Whether we’re talking about people’s deep convictions, or their experiences — or even the details of a supply they need to purchase, or driving directions — everyone wants to be understood. But, most people also understand how difficult it is to do that, if you truly mean it.

Anyway, ask the question like this, and then articulate what you think you understand as a test. You’ll be amazed at the results.

5.    “I make this mistake all the time …”

Quick background on this one. People with high emotional intelligence understand that if you want someone to agree with you, or to choose the course of action you want them to follow, it makes sense to make it easy for them to do so.

It sounds basic, but this is the exact opposite of the way many people try to convince others to do things: basically by brute force. Just imagine the emotional reaction you’d have to someone saying each of the following two things to you, and comparatively how likely you’d be to go along:

  • Example #1:    “I can’t believe you were so foolish as to make this mistake! You need to fix it right now!”
  • Example #2:    “I make this mistake all the time; it’s so easy to miss. I wonder if you’d check and see if you might have done something similar.”

See what I mean? Granted, “I make this mistake” is a bit of a placeholder phrase on this list; the point is to use your words to create emotional safety valves that make it easier for people to shed negative emotions in any situation, and simply act in your interest.

Starting out by stating that you often make the very mistake you’re about to discuss suggests that there’s not an issue of moral failing or superiority here (warning: bad emotions!). You’re just looking for answers.

6.    “Can I ask for some advice?”

If there’s a person on this beautiful planet of ours who isn’t flattered when asked to give their advice, I haven’t met him or her. So, almost no matter what else you follow this question with, people with high emotional intelligence know that it’s geared to trigger a warm response.

But, there’s actually a centuries-old technique attached to this, in that people are also hard-wired to want to be able to help others — or at the very least, to know that they could help others if they wanted to. (Ben Franklin wrote about this phenomenon in the 1770s.)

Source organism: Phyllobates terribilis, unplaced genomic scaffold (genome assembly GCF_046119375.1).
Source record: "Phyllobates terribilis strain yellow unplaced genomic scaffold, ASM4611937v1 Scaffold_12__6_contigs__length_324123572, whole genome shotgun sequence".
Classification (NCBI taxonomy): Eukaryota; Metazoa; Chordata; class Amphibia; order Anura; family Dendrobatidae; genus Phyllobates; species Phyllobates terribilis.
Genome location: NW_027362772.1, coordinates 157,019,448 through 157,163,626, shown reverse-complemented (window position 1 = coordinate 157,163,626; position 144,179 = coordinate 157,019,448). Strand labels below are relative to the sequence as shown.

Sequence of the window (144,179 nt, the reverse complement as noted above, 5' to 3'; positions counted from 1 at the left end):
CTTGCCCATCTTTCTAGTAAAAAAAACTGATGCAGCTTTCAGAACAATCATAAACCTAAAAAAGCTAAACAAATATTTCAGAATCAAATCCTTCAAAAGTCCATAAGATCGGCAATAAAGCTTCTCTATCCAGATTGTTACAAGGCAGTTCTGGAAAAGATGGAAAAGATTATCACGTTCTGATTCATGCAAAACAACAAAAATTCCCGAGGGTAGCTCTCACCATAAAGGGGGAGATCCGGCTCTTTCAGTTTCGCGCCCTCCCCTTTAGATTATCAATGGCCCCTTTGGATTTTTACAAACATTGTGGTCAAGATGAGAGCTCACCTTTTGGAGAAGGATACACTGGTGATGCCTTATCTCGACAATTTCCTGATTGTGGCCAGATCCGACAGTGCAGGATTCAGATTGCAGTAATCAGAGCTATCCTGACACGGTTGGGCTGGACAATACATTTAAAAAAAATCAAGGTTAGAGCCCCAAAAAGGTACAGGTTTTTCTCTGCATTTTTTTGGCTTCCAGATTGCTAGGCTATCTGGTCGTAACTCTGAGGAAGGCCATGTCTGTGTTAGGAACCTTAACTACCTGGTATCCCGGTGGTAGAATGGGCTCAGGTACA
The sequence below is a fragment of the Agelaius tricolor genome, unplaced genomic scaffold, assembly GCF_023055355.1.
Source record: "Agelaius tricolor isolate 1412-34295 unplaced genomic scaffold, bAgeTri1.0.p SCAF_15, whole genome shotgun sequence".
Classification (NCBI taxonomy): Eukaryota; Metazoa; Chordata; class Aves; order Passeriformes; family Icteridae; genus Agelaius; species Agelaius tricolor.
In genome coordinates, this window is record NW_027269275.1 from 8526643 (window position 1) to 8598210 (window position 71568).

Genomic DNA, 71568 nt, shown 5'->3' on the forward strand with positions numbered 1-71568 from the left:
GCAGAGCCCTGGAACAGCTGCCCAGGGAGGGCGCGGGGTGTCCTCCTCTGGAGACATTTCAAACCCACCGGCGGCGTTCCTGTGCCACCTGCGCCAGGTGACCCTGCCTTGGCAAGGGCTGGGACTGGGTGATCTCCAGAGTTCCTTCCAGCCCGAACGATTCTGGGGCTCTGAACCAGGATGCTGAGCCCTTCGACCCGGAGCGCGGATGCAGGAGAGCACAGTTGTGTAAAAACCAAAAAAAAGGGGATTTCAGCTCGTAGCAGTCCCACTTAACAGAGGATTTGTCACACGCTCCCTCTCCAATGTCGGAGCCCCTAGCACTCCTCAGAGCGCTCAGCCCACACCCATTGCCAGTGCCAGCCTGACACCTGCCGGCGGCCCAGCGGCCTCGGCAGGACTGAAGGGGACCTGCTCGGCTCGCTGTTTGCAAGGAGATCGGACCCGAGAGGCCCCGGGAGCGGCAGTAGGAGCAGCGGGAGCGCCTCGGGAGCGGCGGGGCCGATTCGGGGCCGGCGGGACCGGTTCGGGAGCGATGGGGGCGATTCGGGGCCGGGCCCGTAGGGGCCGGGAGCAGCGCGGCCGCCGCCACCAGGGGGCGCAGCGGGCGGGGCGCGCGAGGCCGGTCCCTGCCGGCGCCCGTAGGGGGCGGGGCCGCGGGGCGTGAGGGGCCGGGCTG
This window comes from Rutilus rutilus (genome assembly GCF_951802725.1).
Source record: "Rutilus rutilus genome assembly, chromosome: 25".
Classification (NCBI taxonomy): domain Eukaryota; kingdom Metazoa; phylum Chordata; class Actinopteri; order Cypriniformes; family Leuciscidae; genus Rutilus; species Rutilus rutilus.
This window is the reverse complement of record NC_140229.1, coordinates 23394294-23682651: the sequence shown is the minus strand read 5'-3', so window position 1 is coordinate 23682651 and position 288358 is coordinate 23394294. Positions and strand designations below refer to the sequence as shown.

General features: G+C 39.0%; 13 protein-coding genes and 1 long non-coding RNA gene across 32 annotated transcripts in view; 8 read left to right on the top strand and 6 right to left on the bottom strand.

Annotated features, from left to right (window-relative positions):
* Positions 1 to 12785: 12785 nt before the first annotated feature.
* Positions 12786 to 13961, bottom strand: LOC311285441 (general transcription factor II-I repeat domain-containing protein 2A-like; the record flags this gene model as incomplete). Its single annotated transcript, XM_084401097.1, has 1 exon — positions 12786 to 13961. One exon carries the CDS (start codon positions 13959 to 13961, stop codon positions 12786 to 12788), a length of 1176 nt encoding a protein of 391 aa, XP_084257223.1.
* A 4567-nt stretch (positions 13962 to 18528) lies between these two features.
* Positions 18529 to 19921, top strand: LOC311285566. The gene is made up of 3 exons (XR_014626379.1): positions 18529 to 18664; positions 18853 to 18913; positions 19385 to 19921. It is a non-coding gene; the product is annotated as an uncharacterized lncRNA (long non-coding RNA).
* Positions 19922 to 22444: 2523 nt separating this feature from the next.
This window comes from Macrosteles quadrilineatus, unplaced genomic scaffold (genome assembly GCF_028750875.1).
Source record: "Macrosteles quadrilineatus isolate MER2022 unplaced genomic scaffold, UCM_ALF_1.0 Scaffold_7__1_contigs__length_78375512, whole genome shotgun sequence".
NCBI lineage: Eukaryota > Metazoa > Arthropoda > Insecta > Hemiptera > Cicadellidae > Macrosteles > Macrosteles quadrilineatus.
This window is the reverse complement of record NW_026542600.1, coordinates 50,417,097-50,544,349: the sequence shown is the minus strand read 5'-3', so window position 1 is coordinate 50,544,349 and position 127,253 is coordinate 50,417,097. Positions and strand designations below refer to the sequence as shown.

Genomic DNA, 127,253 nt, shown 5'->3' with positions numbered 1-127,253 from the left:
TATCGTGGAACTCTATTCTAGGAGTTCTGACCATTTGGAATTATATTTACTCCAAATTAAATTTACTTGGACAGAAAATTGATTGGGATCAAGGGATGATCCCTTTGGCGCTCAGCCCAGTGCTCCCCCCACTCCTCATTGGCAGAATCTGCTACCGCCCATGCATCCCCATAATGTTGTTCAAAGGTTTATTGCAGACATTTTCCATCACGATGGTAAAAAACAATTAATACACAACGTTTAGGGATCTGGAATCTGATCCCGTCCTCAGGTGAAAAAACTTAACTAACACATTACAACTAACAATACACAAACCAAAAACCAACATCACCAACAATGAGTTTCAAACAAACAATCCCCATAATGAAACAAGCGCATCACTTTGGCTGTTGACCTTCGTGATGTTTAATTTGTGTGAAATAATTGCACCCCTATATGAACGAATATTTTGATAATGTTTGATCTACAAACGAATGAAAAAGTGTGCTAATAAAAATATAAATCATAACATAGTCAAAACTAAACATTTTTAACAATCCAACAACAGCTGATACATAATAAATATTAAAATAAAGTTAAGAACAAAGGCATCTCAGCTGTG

Bottom line, the request suggests that others have or know something you don’t. Emotionally intelligent people know that increases pride, and interest, and maybe willingness to cooperate.

(Bonus level on this one, the next time you see the same person? “I took your suggestion …”)

7.    “I expect a lot from you…”

We’ll end with a phrase that’s truly next-level, because it probably presages something negative, but it works anyway. In short, these six words can only be taken as a compliment, but they’re very likely to be followed by something more difficult:

  • “I expect a lot from you, but this time you came up short.”
  • “I expect a lot from you, and that’s why I’m so disappointed.”
  • “I want you here because you’re amazing, and I need to know I can rely on you.”

On Dax Shepherd’s “Armchair Expert” podcast, Bill Gates once explained how this kind of approach was key to his leadership style at Microsoft. Actually, Gates used a slightly different phrase: “The reason you’re here is because you’re amazing.”

But, as you might expect, it was often followed with something like, “But, you’re not meeting expectations at the moment.” These kinds of phrases are designed to leverage other people’s pride and even guilt, to get them to perform.

Actually, this is a great example to leave things on, because it illustrates how practicing emotional intelligence doesn’t always mean being nice to people. That can be a great side-effect, but it’s not the ultimate goal.

Instead, I write in my free ebook, 9 Smart Habits of People With Very High Emotional Intelligence, it’s all about leveraging emotions — both yours and other people’s — to make it more likely you’ll meet achieve goals.

The opinions expressed here by columnists are their own, not those of